For a Safe HolidayHoliday cooking can be incredibly hectic. Food is often all over the place and fridge space can be hard to come by. So, this time of year it’s particularly important important to remember that unsafe practices in the kitchen and improper food handling could be hazardous to your health. Here’s how to keep your food safe and your holiday gathering free from trips to the emergency room.
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HandlingAmericans are already washing and sanitizing their hands more these days to keep away the flu virus, but Thanksgiving and other holiday meal prep can also mean the spread of potentially-harmful bacteria on both raw and cooked food.
Always wash your hands with warm, soapy water before and after handling different foods, advises the U.S. Department of Agriculture, especially when you’re handling raw meat.
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Keeping CoolYou can’t be completely sure that your refrigerator is at a temperature that’s safe for food storage, given that it’s opening and closing so frequently. The U.S. Department of Agriculture Food Safety and Inspection Service recommends using an appliance thermometer to verify that your fridge is at or below 40 degrees Fahrenheit to prevent the growth of bacteria on your food.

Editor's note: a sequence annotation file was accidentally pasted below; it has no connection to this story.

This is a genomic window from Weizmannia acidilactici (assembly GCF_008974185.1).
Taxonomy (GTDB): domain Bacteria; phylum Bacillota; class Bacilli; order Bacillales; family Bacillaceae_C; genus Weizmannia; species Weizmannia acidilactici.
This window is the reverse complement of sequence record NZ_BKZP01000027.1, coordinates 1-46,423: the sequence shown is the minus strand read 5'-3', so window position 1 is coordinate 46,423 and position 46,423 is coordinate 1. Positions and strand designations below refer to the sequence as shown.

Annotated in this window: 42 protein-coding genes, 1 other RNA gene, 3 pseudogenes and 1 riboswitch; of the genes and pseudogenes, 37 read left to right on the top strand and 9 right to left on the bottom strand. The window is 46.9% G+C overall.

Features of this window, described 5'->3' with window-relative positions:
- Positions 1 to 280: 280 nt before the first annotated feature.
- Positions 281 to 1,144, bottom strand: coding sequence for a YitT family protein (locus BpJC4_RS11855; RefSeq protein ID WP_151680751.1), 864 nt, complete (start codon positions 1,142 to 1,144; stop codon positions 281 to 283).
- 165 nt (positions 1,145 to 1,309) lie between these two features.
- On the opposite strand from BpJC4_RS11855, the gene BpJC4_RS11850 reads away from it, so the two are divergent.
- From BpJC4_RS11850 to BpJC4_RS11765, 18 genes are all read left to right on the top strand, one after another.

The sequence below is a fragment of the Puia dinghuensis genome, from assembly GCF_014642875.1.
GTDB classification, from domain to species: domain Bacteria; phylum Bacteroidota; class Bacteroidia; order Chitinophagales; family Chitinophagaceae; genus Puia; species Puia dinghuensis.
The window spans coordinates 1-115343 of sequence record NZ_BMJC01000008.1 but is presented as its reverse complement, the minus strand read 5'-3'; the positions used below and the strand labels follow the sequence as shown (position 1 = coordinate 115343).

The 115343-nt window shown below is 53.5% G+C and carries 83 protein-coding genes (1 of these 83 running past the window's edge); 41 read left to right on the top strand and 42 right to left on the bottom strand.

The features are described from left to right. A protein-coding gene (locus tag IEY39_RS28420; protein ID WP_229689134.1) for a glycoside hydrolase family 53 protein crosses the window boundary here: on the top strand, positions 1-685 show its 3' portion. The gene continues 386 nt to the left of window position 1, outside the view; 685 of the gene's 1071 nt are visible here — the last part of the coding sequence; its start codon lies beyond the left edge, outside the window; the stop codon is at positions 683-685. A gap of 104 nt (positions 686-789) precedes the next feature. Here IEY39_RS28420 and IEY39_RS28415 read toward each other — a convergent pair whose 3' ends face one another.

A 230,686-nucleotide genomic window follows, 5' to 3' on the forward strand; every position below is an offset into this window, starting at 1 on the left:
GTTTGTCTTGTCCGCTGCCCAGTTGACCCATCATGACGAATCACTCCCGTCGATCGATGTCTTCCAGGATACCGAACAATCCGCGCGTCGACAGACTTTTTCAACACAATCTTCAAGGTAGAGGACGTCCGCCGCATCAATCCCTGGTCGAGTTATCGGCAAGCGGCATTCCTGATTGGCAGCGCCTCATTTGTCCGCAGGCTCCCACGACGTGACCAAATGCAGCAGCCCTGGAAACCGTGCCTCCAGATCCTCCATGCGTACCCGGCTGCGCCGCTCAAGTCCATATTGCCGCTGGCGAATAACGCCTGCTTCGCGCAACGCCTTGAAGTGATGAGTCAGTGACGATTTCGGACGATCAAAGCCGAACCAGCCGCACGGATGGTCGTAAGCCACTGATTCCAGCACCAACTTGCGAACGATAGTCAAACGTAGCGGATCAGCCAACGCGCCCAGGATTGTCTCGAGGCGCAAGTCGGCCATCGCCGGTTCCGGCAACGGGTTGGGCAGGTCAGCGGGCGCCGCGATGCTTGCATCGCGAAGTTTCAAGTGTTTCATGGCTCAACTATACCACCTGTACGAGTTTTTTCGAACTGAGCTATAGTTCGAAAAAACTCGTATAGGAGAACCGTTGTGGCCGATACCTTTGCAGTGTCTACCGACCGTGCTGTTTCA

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Reserve the FridgeSince you’ll likely need room in your fridge for your turkey, various sides and dessert, you’ll need to make sure you have enough room to accommodate them. If you want to keep drinks cold, you may want to fill a cooler with ice in which to store them. That may also save trips to the fridge and reduce energy wasted from opening and closing it frequently.
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Thawing TimeIf you’re using a frozen turkey, plan your thaw, the USDA suggests. No frozen meat should be left out on a countertop to thaw, because it will likely sit in the temperature range where bacteria flourishes (between 40 and 140 degrees Farenheit). “The safest way to thaw a whole turkey is in the refrigerator,” the USDA notes on its Web site. As a guideline, turkeys should be given 24 hours to thaw for every four to five pounds.If you have a commercially-stuffed turkey, however, you should not thaw it, the USDA advises. You should actually cook it when the meat and the stuffing are frozen, until both the stuffing and the turkey have internal temperatires of 165 degrees.